"The Fly" Papers: The Buzz On Hollywood's Scariest Insect:

This hour-long documentary, which was originally produced for the American Movie Classics channel in 2000, is narrated by Leonard Nimoy and traces the history of all five Fly films (The Fly, Return of the Fly, Curse of the Fly, Cronenberg's 1986 remake of The Fly, and The Fly II). It features a mix of vintage interviews (with key players such as Vincent Price, Jeff Goldblum, and David Cronenberg) and interviews that were newly conducted for the documentary (including Chris Walas and Al/David Hedison). This is an excellent piece that provides lots of information for people who have never seen the Fly films, and it actually runs about 10 minutes longer than the version I'd seen on AMC (which was presumably edited down to 50 or so minutes to make room for commercials). This is probably the most worth-while feature in the set, and even if you hate The Fly II (but like the other Fly films), I'd recommend you buy the DVD for this documentary alone.


Featurettes:

1989 Theatrical EPK:

This is the Electronic Press Kit promotional featurette produced for the film in 1989, running under 5 minutes. It consists of interviews with the film's key players and clips from the film. The featurette's narration is very difficult to hear over the audio from the film clips that are played, though this is almost certainly due to the nature of the featurette, and is not likely the fault of the DVD's production team.


CWI Video Production Journal:

This is a nifty featurette which shows behind-the-scenes test footage of the film's various creature effects, from Ronnie's pulsating belly to the mutated dog to the various "Martinfly" puppets. Each segment is introduced by a newly-produced text screen explaining the nature of each rig. Any fan of the film's creature effects (or creature effects in general) will enjoy seeing this rare test footage.


Composer's Master Class: Christopher Young:

This is a great little interview with Fly II composer Christopher Young that runs about 13 minutes. The film's gothic horror-sytle score is actually quite good (enough so that I took the plunge and acquired the film's soundtrack CD a while back), and it's nice to hear it discussed by the man who created it. Young discusses his involvement with the film, and then moves on to the film's specific musical themes.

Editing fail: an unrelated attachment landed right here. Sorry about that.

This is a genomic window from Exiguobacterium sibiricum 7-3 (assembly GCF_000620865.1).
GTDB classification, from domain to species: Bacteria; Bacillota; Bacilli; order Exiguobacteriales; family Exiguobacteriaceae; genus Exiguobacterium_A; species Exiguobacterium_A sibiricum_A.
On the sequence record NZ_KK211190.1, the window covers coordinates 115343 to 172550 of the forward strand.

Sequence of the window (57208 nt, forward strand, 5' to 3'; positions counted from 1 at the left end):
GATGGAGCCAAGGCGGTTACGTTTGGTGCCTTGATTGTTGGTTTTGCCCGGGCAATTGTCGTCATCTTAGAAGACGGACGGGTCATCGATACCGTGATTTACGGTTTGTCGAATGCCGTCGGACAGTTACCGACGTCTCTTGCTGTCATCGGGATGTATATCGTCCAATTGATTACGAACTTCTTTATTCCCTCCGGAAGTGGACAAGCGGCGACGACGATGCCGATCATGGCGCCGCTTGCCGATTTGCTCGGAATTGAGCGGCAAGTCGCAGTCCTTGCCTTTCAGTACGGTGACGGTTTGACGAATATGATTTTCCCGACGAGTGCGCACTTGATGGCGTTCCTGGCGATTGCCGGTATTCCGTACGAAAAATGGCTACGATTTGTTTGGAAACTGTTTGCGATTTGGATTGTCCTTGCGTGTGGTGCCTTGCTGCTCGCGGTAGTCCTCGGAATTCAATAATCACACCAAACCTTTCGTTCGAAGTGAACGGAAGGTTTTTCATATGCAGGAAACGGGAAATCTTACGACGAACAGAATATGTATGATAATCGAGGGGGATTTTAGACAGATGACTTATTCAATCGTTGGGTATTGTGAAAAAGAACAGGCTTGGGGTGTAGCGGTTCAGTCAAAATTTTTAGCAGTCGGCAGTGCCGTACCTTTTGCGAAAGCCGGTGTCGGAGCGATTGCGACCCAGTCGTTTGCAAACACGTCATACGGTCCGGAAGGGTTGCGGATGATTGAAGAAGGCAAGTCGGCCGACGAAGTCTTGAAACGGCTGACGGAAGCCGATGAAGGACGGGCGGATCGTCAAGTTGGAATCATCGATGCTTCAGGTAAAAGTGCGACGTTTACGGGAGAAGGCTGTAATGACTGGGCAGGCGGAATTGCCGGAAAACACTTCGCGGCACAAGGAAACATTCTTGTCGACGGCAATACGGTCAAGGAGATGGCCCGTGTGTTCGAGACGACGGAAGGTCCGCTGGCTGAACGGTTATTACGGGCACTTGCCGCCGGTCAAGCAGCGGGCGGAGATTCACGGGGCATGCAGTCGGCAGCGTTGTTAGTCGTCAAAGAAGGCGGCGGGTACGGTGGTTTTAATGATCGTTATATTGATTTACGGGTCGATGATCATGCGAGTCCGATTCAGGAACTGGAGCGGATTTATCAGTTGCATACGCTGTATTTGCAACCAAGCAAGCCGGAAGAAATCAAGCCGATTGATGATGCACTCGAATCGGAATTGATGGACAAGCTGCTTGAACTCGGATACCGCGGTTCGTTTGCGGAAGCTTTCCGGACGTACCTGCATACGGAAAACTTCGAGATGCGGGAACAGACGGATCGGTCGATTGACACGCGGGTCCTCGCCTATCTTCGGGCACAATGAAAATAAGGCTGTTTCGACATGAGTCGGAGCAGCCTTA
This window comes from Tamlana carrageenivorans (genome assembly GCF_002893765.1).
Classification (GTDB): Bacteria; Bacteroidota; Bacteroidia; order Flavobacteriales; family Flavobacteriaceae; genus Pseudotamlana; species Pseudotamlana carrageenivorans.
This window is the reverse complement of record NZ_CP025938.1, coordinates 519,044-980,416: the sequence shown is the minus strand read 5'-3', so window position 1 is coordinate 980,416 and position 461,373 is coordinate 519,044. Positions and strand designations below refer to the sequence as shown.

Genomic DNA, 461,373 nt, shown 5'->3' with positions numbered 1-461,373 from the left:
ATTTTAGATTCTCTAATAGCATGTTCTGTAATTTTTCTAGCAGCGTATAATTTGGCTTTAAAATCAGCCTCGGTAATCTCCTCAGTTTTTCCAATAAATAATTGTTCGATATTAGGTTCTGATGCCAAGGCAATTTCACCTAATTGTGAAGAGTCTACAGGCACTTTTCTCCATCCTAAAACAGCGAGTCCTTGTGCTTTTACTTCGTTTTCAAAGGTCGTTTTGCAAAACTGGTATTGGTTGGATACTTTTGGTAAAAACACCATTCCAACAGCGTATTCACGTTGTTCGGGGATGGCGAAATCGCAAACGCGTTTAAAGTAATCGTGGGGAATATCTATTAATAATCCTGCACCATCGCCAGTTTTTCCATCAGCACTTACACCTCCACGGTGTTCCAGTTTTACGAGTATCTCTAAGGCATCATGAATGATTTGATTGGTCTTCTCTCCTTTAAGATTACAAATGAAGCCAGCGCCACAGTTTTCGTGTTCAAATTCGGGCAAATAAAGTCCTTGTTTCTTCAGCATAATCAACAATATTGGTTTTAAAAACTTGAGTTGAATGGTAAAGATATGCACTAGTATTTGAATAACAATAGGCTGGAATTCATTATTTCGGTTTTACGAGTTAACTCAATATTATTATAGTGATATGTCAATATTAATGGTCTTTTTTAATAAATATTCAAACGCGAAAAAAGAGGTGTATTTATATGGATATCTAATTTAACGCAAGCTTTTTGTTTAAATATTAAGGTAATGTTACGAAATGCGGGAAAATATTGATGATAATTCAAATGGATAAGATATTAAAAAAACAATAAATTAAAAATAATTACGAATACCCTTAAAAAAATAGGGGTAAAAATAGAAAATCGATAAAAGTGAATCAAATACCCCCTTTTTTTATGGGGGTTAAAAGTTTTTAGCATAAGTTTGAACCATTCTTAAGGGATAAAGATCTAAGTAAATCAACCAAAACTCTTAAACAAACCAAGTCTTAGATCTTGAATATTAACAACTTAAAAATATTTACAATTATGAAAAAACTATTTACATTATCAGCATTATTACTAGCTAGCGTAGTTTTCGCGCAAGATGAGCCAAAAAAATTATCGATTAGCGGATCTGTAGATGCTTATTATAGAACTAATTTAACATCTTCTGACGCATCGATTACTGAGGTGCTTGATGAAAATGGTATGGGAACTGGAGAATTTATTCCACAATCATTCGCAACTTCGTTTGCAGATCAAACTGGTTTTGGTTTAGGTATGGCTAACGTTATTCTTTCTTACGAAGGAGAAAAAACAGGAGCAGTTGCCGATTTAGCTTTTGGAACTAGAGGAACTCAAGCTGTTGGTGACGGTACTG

Storyboards:

This is a small still-frame gallery of storyboards for several scenes from the film.


Storyboard-To-Film Comparisons (with optional commentary by Chris Walas:

These featurettes (Opening Sequence, Bartok, and Ending) feature storyboards from the film playing above the appropriate film clip. Some notable changes were made between storyboards and filming. Note that some storyboarded sequences that are featured here do not appear in the "Storyboards" section elsewhere on the DVD.

When one chooses the commentary option, Chris Walas discusses how and why certain elements changed between storyboards and filming.



Still Galleries:

Production Photos:

This is a nice little gallery of photos that move from the beginning of the film to the end, mixing in publicity and behind-the-scenes photos.


Art Of The Fly II:

This is a gallery that features behind-the-scenes photos of the film's creature effects under testing and construction, as well as maquettes and prototypes.



CONCLUSION:

The Fly II is considered by many to be a wretched, mutated copy of the first film that one would expect to emerge from the receiving end of a telepod rather than the original, genuine article. Still, this DVD release does the film and it's very small group of closeted fans justice, and DVD producer Paul Prishman should be proud. Overall, if you have even a marginal interest in the film, it's definitely worth a look. The presentation far exceeds what many feel the film deserves by treating the film and the filmmakers with respect, and that's what makes this DVD release worthwhile.